Over the last couple of months I’ve found myself involved, both actively and passively, in several conversations that contained terms like “open” or “openness”. The adjective “open” was associated to nouns like “format”, “standard”, “source”, “government”, “data”, and so forth.
Quite often the use and misuse of the term “open” leads to almost hatred discussions, exuding religious fervor on both camps (those who are for “open” and those who are against). In my honest opinion, most of these battles are fought on the basis of a misunderstanding on either or both parties about what “open” actually means. Usually people confuse the end (such as making something more accessible) with the means (adopting one particular approach).
I would argue that many of those who fight the battle for “open” often lose sight of the reason why they do so. Nobody would deny that making something (a specification, a file format, a data set, a process) more open and transparent and accessible to a larger number of people is a good thing. This clearly implies that there should not be any obstacle for people to get that.
“Open” as in open source and open standard
Now, if I start with one the epical battles around “open”, which was Microsoft vs. the rest of the world, one could argue that what many were really looking for were cheaper, more affordable office tools. Had Microsoft given Office for free or as a much cheaper value proposition, for instance making it pay by functionality used, I suspect that most proponents of open (source or standard) alternatives would have stepped back. Sure, the issue of not being locked in into a vendor is very important for governments, but would have they been equally vocal if they had got a (much) better deal from the incumbent? It is not by chance that many of the conversations I have with clients today are about cloud-based office suites rather than OpenOffice and the likes.
Isn’t it interesting that those who have benefited most from open source have been vendors? I see very few clients who would even consider to use an unsupported version of whichever open source software. They lock themselves into a vendor and external skills anyhow: sure, in theory they can ditch that vendor and get to a different one, assuming there is one and – if not – assuming they can get enough skills (internally or externally) to make that work. How likely or easy is that?
And what about all those Linux boxes that user organizations can deploy without paying extra licenses for the operating system? All very true, but those boxes are being hosted more and more by – guess who? – vendors, who sell access to those as a service (here is the cloud, again).
As I have been saying for quite some time, from a user perspective open source does make a real difference at the application level, where the open source licensing and development model together can change the way government organizations (but also other industries) can procure mission-critical applications, by relying on reuse and community development.
“Open” as in open government and open data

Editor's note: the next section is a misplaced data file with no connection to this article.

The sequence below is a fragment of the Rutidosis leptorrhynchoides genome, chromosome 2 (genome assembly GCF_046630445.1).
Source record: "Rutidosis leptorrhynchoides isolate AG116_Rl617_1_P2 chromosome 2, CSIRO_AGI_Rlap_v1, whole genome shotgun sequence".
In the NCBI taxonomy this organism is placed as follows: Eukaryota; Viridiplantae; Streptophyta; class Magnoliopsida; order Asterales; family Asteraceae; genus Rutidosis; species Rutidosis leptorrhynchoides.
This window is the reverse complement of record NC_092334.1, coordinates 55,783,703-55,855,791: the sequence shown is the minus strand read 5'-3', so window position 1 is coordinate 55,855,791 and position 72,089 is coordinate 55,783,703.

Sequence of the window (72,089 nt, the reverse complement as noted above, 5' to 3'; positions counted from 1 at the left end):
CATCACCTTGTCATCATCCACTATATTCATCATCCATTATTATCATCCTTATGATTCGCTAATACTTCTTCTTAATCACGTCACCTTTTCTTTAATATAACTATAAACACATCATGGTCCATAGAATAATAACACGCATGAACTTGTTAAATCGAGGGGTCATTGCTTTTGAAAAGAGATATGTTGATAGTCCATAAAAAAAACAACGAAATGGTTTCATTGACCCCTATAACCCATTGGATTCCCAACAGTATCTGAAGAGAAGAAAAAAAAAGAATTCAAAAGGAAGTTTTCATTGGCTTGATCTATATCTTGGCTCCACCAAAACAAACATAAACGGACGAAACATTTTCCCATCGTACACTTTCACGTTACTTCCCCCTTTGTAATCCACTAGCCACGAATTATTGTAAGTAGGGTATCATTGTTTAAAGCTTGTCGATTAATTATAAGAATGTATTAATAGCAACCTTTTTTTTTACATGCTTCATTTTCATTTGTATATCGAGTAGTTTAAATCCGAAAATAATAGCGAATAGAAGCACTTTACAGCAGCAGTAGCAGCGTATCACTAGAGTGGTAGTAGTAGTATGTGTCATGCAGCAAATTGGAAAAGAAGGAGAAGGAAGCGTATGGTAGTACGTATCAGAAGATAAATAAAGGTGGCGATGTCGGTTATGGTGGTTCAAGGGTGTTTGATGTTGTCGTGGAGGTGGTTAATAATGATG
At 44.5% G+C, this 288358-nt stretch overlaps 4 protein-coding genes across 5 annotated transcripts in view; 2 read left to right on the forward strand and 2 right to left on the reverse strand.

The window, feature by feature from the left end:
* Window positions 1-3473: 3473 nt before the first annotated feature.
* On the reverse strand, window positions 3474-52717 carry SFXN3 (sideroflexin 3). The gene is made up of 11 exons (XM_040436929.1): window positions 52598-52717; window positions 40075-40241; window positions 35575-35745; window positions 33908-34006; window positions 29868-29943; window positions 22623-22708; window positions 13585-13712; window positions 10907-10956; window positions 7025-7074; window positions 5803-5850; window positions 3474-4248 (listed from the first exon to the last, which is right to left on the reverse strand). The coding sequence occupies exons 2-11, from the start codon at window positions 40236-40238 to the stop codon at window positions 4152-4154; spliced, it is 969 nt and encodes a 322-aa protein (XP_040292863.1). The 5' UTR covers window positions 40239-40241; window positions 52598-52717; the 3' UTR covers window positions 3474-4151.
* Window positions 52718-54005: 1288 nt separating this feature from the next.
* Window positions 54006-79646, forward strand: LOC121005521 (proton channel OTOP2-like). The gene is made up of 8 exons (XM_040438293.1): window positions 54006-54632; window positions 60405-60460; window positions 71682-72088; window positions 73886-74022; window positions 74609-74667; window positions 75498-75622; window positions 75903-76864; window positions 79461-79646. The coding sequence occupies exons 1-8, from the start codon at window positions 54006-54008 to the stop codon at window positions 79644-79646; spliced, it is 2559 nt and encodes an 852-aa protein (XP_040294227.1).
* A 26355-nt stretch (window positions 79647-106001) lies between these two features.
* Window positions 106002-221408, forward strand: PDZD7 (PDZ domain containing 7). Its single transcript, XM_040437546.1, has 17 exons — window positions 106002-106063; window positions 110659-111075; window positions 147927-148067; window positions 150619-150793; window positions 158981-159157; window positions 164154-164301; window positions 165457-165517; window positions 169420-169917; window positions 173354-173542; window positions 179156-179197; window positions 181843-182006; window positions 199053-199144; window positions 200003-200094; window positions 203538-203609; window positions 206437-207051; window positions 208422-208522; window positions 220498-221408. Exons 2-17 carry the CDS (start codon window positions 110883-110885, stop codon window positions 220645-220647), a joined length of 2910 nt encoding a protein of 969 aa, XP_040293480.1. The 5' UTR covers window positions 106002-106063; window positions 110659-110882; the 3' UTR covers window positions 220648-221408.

One might say that this is a completely different topic, but it isn’t. Today more and more governments put their faith to become more transparent and participatory in the provision of increasing quantities of open data sets. What “open” means here is somewhat subject to interpretation, as it ranges from XML and text files to XLS formats. All this openness is meant to benefit citizens, but it will not do so alone. There will always be the need for data aggregators, intermediaries, activists, businesses that turn that raw open data into something meaningful and useful to people. Be it just a better way of visualizing data, or countless mashups and geolocations, the relationship between citizens and open data is the same that exists between IT users and open source: they also need intermediaries (i.e. product or service vendors) to make that work.
Of course there are exceptions. For instance, research organizations or statistical offices do use open source a lot, often manage their own IT infrastructure, and possess IT skills that are above average. Similarly, researchers or students or statisticians can benefit directly from open government data for their research papers, thesis work and reports.
But the average citizen is pretty much like the average IT user organization. He or she needs somebody in between who can package that data (or support that open source software).
Open for whom, open to what?
It would be great if future uses of the term “open” in whichever context gave a little contribution to clarifying the meaning of the term in that context. As I said, nobody denies that open is a good thing, but could we possibly know who is supposed to benefit most and how those benefits are going to be realized?
In my view, focusing on what is the value, cost and risk of choosing “high value data sets” in the context of the Open Government Directive is pretty much the same as articulating the value. cost and risk of choosing a given open standard or selecting an open source alternative.
Understanding both the value and the value chain is what will unlock the real power of “open”.
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